Above is a painting that was sent to me to critique. I have never been to the place where this was painted so I have no idea what was really there. I also have no idea of the artists original intentions. So I have put my "spin' on it. There are a lot of different takes that could be applied to a painting but this one will point out some problems in the original image and their possible solutions. You may have different solutions of your own. I want to be careful to point out that I have used some of my means of dealing with the problems in a landscape, but not necessarily the only ones.
I fooled with it in Photoshop. I am not an expert in Photoshop so I just go at it with the brush tool. It always feels like I am painting with gummi-worms. However it does allow me to rework a painting without ruining it. So it is a pretty good teaching tool. Below is my version. Below that is a bulleted list of what I did to it and why.
The original was all in a few middle tones. I spread out the values, clearly defining what is in the light and what is in the shadow. No value exists in both!
EVERYTHING IS EITHER IN THE LIGHT OR IN THE SHADOW, THERE IS NO OTHER PLACE FOR IT TO BE!
The lights in the original are scattered about in repetitive sizes and shapes and not sufficiently different than the shadow value to "light up". There are gray days that have no dappled light at all but that is a different painting problem. You might look at the work of Richard Schmid for that, he handles gray days so beautifully.
- Here's a detail from the middle left of the original showing a repeated group of V shaped forms. Repeated forms are visually boring and "manmade" looking. I made them into a single tree, but of course there are lots of different way to break up a passage like this. The important thing is variety of shapes and intervals. A painting should contain a great variety of shapes that are different from one another. yet interlaced or rhythmic.
- Here is another problem, called a tangent. A number of unrelated lines all meet,for no good reason at a single point. This seizes the viewers attention, all of those lines draw the eye and then short out against the tree limb. Also the upper line of the mountain and the line of the hill below it are opposites, that is they echo one another in reverse. This is overly geometric looking, and makes the distant mountain into a teardrop shape. Below is my fix. The lines of the mountain and the hill now operate independently of one another and pass BEHIND the tree rather than butting up against it.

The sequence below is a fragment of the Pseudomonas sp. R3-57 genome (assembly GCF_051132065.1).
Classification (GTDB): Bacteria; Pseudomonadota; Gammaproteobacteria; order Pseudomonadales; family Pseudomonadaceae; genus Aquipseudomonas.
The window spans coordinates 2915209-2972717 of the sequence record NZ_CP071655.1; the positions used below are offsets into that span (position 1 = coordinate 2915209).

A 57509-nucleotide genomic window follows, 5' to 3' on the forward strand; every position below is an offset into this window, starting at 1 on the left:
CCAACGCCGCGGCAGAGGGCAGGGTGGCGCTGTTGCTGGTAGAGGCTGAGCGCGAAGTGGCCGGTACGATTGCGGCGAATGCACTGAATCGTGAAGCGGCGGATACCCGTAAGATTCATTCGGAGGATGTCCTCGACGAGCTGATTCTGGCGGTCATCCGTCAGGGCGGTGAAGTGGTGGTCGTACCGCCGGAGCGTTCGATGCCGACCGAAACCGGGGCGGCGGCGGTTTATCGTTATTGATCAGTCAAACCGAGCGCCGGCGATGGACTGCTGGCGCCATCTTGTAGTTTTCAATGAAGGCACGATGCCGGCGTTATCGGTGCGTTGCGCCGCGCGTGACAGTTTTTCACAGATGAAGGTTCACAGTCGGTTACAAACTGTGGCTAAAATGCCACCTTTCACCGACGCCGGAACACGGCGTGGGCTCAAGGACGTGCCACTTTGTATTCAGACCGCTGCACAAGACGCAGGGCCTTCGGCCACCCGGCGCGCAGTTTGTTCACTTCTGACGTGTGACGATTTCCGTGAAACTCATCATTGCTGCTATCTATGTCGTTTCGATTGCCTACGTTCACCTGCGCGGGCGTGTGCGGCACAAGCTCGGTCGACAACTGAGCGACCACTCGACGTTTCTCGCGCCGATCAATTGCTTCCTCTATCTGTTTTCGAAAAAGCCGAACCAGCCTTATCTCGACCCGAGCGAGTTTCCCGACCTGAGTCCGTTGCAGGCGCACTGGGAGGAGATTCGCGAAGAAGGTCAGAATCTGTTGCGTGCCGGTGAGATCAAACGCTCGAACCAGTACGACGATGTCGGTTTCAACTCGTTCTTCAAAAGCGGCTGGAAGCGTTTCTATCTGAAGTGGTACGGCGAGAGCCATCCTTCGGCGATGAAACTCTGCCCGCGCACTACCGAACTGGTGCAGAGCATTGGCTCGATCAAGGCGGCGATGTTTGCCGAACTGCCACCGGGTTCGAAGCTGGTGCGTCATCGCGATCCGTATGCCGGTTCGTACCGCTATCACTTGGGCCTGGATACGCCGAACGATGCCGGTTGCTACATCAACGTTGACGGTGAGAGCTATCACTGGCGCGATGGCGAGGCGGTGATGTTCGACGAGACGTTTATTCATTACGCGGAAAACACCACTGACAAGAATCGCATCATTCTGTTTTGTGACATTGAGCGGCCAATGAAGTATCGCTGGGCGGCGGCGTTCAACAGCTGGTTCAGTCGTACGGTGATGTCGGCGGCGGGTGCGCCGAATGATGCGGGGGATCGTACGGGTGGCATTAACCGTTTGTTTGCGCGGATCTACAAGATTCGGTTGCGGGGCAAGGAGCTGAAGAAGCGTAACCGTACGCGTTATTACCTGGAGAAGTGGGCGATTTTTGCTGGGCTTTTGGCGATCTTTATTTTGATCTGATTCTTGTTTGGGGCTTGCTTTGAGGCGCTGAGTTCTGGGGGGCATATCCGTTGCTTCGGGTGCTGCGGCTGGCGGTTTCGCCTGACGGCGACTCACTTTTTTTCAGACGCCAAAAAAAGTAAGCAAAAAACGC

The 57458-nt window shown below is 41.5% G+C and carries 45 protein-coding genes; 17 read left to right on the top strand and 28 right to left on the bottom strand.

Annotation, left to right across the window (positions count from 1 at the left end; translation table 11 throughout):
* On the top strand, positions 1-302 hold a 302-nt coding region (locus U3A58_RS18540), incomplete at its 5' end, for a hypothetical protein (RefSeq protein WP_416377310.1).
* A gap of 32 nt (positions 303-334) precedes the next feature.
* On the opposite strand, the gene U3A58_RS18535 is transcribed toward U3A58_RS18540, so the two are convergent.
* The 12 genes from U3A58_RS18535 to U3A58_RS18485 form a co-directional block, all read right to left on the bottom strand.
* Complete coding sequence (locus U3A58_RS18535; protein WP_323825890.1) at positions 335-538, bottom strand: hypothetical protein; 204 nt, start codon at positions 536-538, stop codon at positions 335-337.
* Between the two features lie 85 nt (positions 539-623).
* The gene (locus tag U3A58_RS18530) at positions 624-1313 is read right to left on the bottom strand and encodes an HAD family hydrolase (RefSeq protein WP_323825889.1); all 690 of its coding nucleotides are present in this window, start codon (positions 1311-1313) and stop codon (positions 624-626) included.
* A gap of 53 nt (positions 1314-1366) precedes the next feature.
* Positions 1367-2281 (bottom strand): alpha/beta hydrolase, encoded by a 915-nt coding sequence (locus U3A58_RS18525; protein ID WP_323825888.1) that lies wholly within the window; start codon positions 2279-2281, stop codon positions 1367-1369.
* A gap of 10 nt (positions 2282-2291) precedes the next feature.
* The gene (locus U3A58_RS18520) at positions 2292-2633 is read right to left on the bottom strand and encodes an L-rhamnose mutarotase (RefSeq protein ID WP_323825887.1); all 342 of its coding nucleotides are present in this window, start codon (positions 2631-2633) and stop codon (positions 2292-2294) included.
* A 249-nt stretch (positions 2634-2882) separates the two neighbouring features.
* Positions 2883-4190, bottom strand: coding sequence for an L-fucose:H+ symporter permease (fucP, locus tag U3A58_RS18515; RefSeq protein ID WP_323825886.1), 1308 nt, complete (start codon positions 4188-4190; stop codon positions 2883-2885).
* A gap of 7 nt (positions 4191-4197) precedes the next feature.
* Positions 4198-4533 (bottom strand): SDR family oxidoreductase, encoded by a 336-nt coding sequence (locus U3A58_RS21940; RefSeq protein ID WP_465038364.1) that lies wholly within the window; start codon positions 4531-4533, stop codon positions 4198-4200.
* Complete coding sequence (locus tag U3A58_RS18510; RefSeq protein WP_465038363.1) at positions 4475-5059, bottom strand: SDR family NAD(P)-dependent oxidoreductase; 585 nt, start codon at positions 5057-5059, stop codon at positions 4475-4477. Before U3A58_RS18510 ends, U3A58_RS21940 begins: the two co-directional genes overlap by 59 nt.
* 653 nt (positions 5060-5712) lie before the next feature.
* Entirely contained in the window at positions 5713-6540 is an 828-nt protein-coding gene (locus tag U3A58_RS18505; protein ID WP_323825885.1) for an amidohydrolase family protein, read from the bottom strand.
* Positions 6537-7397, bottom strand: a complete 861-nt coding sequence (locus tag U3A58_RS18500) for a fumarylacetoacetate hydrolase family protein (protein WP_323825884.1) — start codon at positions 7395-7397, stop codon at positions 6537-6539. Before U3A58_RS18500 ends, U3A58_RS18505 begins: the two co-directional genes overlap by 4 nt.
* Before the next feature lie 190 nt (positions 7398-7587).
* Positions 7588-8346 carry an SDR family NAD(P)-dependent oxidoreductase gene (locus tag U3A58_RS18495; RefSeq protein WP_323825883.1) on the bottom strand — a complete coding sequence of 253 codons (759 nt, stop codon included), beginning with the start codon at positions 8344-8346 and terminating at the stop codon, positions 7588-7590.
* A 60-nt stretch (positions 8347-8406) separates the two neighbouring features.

- I reworked the trees varying their widths, again to get a more natural look, and to get more variety of shape. Repeated dimensions and intervals are boring. Those in the original were too straight, like phone poles. I put some twists into them as they writhe towards the light, and broke up their lines with some flecks of sunlight, emphasizing their twisting shapes and deemphasizing their repetitive perimeter lines. Rather than all being bounded by a dark edge their edges now are broken by patches of light. The trees are now made of three values. A highlight, a half tone value and a dark shadow. These three are woven together up the trunks to give more variation there.
- There is a mechanical looking diamond shape in the sky right in the middle of the painting. I reworked this again to get greater variety of shape. If you look at my version above you will see I have added some sky holes into the trees and some branches hanging down in to the "diamond" area. This weaves the sky and the branches together more, rather than the sky being HERE! and the ranches being over HERE! I have worked to get a greater variety of shapes and intervals into the sky holes. Remember that sky holes must be a little darker than the open sky outside of the foliage mass. Because a sky hole is a narrow aperture, diffraction "steals" some of the light. If you make the sky holes as bright as the open sky areas they will appear overstated. John Carlson said they would appear like lights hung in your trees, rather than as holes through them.
- The edges of the road needed to be softened up as they were too assertive and mechanical looking. Below is a detail from Willard Metcalf handling this sort of passage nicely. See how the boundaries of the road are downplayed and melded into the ground around them. This keeps the road from looking like it is pasted over the landscape. A minimal amount of definition is fine to suggest a road in the landscape, and avoid a primitive look.
- I lightened up the sky too, although sometimes it works well to "fake" a dark sky into a painting, particularly behind autumn color, generally the sky should be as bright or brighter than anything else in the light. It looks unconvincing for an object receiving light to be brighter than the sky, its source of illumination.